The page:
Related Articles

Travel |

Bay Area getaway: Tomales Bay and Dillon Beach make a great weekend escape

Travel |

An emergency slide falls off a California-bound Delta plane, forcing pilots to return to New York

Travel |

Wish You Were Here: Japanese adventures in Kyoto, Tokyo

Travel |

Highway 1 closure: Public can convoy in and out of Big Sur starting today

Travel |

Travel Troubleshooter: Expedia said it would refund my tickets four years ago. Help!

Lake Atitlán is often referred to as “the Lake Como of Latin America,” referencing the Italian lake in the Alps’ foothills. It’s also held sacred by the nation’s Mayan population — Guatemala’s largest Indigenous group. Outside of Guatemala City, Native people in their traditional garb are a common sight. A Mayan woman typically wears a corte (skirt), huipil (blouse) and faja (belt), and you come across shops selling the clothing in different colors and patterns.

Upon arriving at the lake, you’re typically dropped off in Panajachel — one of almost a dozen towns and villages sitting on the water’s edge. There, I spent my final day of reporting at the headquarters of nonprofit Friendship Bridge, which works with Indigenous women entrepreneurs to provide loans, business training and more.

Nicknamed Pana, the town is accessible by car, but several of the most popular destinations can only be reached by boat. Before departing Pana for other lakeside locations, stock up on sunscreen, beer or any other desirable products because the small stores in the remote villages offer limited stock.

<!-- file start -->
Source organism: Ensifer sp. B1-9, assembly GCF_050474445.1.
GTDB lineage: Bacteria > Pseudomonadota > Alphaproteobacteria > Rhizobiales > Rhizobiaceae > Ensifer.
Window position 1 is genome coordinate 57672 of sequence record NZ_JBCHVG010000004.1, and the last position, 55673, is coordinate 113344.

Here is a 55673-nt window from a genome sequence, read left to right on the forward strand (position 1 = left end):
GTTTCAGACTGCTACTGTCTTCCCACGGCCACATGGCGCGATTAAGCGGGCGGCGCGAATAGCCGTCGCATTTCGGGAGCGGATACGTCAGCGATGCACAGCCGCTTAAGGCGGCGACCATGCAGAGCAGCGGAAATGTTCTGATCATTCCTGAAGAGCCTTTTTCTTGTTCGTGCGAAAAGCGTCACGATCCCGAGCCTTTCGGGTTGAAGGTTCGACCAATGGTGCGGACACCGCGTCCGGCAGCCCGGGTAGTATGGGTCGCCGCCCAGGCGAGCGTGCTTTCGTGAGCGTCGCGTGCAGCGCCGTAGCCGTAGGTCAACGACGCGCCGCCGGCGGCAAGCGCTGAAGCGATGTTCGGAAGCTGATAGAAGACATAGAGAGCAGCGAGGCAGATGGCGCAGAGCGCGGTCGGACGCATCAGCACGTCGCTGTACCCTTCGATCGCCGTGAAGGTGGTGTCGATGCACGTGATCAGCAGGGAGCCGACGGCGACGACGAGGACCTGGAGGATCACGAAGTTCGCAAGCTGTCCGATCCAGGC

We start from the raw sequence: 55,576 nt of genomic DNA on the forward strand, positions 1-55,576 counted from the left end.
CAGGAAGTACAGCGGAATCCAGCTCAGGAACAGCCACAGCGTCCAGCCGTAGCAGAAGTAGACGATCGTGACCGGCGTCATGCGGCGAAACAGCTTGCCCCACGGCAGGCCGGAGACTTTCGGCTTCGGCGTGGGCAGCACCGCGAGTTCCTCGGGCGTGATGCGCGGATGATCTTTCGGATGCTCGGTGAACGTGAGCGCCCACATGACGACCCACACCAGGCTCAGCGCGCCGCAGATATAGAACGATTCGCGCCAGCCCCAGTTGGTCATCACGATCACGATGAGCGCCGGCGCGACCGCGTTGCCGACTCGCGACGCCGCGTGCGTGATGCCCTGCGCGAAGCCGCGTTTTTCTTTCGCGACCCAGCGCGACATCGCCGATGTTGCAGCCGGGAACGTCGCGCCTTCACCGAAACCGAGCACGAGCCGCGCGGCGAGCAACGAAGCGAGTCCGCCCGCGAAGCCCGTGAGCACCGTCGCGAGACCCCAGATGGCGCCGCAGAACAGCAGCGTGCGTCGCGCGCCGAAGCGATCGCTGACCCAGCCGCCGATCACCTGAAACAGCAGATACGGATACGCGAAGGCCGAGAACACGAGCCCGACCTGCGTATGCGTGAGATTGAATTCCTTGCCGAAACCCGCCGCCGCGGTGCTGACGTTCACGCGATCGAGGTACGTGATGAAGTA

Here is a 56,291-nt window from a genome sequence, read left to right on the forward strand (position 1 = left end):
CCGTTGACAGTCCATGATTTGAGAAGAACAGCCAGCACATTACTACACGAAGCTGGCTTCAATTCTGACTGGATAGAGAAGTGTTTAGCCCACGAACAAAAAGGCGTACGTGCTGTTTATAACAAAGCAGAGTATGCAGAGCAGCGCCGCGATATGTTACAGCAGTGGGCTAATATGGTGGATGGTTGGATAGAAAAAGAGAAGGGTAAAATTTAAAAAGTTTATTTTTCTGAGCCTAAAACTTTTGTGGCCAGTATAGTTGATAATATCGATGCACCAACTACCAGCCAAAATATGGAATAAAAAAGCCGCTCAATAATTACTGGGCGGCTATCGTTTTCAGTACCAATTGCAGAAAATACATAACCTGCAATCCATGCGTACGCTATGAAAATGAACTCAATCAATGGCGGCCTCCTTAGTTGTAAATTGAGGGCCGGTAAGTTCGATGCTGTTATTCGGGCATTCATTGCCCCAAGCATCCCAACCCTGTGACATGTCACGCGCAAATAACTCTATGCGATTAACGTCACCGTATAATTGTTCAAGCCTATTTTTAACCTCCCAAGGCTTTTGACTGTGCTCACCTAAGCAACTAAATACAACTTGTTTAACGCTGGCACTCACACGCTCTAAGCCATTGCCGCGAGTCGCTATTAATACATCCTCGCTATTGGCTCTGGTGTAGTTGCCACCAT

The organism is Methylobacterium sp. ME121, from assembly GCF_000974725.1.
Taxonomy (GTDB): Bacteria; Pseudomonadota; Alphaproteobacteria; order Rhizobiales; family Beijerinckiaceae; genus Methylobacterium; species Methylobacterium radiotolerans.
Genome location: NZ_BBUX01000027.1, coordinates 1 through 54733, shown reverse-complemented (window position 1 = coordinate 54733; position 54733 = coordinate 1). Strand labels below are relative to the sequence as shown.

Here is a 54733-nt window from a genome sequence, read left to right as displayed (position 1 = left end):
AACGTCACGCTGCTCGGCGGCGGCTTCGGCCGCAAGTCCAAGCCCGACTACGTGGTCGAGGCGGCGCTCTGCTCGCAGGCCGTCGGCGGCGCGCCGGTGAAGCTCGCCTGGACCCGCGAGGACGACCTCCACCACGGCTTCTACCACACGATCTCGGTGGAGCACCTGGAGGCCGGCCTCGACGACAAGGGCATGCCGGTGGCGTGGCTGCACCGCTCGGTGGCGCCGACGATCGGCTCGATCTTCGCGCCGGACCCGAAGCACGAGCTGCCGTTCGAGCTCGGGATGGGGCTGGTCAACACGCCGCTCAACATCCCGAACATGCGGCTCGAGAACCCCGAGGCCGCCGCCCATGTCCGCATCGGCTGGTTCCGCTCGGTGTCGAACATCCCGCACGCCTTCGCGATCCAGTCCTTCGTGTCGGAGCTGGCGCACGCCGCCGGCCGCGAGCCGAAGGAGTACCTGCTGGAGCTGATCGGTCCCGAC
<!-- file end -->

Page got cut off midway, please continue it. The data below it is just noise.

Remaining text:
Public and private lanchas, or boats, float at the main dock to ferry locals and tourists across the lake. Beeline for the cheap public option, which costs 10 to 25 quetzales, or you could be swindled by a private captain into paying hundreds of quetzales for your own boat. It’s a longer wait as the water taxi loads up on passengers, but it’s worthwhile for your wallet.

The lake is a place to relax, swim and hop from village to village, which is exactly what my partner and I did on our last day of vacation. Boats are ever reliable on the lake, and you can flag one down at the nearest dock. But I wanted to try out a tuk-tuk — a doorless, three-wheeled vehicle, manned by a driver, who can transport you between towns. I highly recommend the very Guatemalan experience.